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Management of Fractures in Adolescents Friday Registrar Presentation Dr. Stewart Morrison MBBS Western Health Orthopaedic Department.

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Presentation on theme: "Management of Fractures in Adolescents Friday Registrar Presentation Dr. Stewart Morrison MBBS Western Health Orthopaedic Department."— Presentation transcript:

1 Management of Fractures in Adolescents Friday Registrar Presentation Dr. Stewart Morrison MBBS Western Health Orthopaedic Department

2 Introduction Adolescence ✚ Puberty: acceleration phase, peak height velocity, deceleration phase ✚ Peak height velocity: Girls 12 years, Boys 14 years ✚ Fall between management parameters for adults, and those for children ✚ Quality of Bone.Less mineralised, more vascular, greater callus.greater energy dissipation, less comminution, quicker healing ✚ Structure of Bone.Physeal Plate.Closure of Physeal Plate ✚ Psychosocial

3 Estimation of Maturity ✚ Various Methods.Sauvegrain.Oxford Score.Greulich’s and Pyle’s Atlas.Tanner-Whitehouse-III RUS Score.Sanders modification of TWIIIRUS Score ✚ Biological Staging.Tanner Stages.Secondary Sexual Characteristics




7 Classification of Physeal Fractures ✚ Salter-Harris ✚ Perichondral ring of La Croix ✚ Communication ✚ Prognosis

8 Imaging General Principles ✚ Joint above, joint below ✚ Comparison views ✚ CT ✚ MRI

9 Principles of Treatment: Physeal Fractures Reduction ✚ Traction, gentle manipulation ✚ Open preferable to multiple closed attempts ✚ No reduction after 7-10 days, unless > 2mm step-off Fixation ✚ Pins, screws should be parallel to the physis ✚ Single pass, single smooth K-wire ✚ Resection of periosteum ✚ Langenskiöld procedure ✚ No reduction after 7-10 days, unless > 2mm step-off Most heal in 3 weeks. Growth disturbance monitoring.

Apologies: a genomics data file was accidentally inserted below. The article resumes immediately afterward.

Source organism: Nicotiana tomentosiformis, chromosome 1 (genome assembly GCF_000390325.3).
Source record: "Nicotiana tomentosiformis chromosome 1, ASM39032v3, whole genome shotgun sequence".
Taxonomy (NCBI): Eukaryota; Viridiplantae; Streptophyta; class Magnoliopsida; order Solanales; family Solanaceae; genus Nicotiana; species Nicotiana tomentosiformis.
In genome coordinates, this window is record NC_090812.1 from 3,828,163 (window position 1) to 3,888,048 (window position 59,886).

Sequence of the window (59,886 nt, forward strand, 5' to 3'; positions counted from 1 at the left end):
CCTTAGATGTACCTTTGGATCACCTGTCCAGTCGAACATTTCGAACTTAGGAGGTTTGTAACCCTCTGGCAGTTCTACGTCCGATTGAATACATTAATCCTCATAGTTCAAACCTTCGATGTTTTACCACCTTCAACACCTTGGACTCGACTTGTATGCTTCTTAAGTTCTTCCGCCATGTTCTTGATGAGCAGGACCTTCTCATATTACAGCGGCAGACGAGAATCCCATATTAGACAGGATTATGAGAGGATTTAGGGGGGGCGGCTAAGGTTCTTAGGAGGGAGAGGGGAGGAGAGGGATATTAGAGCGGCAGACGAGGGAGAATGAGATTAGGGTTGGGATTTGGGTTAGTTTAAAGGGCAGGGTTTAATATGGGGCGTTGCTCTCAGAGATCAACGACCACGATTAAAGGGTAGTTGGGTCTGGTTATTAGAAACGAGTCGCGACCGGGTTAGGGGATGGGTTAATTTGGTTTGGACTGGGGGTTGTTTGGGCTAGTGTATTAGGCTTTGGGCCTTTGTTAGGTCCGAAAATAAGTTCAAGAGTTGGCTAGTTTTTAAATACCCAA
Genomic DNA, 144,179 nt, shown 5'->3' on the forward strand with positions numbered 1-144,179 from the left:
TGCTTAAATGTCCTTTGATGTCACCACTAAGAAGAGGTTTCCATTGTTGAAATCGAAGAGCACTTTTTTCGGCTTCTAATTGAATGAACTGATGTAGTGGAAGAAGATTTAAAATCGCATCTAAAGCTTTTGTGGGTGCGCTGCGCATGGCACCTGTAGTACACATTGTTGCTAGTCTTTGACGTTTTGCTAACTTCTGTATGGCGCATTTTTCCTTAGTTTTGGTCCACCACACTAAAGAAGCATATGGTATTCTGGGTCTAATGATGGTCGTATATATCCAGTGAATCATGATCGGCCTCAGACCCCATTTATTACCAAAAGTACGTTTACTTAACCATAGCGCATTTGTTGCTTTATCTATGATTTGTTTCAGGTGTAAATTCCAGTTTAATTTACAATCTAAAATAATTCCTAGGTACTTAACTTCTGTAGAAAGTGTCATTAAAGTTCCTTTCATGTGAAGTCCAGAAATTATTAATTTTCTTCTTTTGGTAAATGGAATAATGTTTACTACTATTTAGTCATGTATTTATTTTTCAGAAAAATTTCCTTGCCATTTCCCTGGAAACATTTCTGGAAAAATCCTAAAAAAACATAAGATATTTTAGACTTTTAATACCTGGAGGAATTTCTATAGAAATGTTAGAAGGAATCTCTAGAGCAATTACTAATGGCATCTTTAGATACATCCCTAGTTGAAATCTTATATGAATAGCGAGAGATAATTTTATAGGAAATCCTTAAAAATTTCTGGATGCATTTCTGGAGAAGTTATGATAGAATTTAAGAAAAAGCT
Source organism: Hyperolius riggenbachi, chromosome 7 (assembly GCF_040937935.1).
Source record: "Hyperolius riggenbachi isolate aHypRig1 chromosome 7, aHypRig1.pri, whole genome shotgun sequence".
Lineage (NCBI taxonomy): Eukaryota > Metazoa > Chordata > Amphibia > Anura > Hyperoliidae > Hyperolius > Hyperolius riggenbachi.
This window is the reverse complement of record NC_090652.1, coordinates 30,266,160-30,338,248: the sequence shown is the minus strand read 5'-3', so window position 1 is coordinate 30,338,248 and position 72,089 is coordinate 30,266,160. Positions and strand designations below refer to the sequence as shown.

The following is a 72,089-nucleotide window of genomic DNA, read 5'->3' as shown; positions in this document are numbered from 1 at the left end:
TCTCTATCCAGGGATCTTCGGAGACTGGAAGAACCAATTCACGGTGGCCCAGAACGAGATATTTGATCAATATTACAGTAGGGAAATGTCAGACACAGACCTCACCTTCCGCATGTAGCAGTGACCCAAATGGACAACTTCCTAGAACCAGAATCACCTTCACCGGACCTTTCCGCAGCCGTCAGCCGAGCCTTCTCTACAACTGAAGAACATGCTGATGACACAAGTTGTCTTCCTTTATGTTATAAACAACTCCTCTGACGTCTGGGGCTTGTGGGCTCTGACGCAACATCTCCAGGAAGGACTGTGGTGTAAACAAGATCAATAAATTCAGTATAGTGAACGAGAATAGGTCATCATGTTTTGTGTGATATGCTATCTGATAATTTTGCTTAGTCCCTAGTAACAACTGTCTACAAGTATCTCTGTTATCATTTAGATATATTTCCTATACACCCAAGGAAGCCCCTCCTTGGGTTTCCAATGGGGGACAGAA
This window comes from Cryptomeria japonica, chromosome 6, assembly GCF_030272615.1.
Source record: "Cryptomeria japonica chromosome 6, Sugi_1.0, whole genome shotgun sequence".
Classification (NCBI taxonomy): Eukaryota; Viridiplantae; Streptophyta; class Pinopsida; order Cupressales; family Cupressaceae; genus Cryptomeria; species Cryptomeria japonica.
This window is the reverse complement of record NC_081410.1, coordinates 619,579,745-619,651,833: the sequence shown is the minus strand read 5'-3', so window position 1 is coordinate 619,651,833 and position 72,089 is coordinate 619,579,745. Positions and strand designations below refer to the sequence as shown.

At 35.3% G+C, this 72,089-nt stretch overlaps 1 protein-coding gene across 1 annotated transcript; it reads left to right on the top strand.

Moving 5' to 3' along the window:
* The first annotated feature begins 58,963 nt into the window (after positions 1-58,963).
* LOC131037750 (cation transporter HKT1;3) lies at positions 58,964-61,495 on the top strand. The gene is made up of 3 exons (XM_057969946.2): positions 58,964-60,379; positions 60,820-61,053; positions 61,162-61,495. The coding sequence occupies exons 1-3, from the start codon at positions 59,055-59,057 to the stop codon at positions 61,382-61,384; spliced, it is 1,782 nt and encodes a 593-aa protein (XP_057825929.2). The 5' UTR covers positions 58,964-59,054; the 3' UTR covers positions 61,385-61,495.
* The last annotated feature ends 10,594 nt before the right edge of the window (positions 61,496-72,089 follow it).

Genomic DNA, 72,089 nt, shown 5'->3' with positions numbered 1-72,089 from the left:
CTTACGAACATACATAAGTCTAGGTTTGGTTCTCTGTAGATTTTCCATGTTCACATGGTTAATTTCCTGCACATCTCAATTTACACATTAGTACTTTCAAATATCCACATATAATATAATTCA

10 Park-Harris Lines

11 How to succinctly and clearly explain this algorithm to parents? … when often they only hear the word ‘deformity’

12 Principles of Treatment: Non-Physeal Fractures ✚ Adolescent bone does not have the remodelling capacity of childrens’ ✚ Weight and specific characteristics need to be taken into account ✚ Displaced diaphyseal fractures – Titanium Elastic Nails ✚ Displaced metaphyseal fractures – Percutaneous Pin Fixation ✚ Supplementation of fixation by splint or cast ✚ Locking plates not usually required ✚ Implant removal



15 Clavicle ✚ First bone to begin ossification, and the last to finish it. ✚ Threshold of > 2 cm of displacement often cited Operative Considerations ✚ ORIF ✚ Supraclavicular nerve ✚ Neurovascular bundle ✚ Earlier return to full activities (12 vs 16 weeks)

16 Radial and Ulnar Shafts ✚ Studies often convoluted by pediatric participants, and inclusion of metaphyseal fractures ✚ More difficult to manage than previously thought ✚ Greenstick ✚ Plastic Deformation ✚ Complete ✚ Comminuted If a deformity is present in two orthogonal radiographs, the true deformity will be greater than appreciated on either single view

17 Radial and Ulnar Shafts Operative Considerations ✚ 1.5 – 2.0 mm Titanium Elastic Nails (TENS) ✚ Closed Reduction  closed reduction with percutanous fixation  open reduction ✚ Reestablish radial bow, eliminate any bowing of ulna ✚ Fix radius first ✚ Narrowest point of radius is central ✚ Narrowest point of ulna is within the distal third ✚ Do not cross physes ✚ Removal at six months or more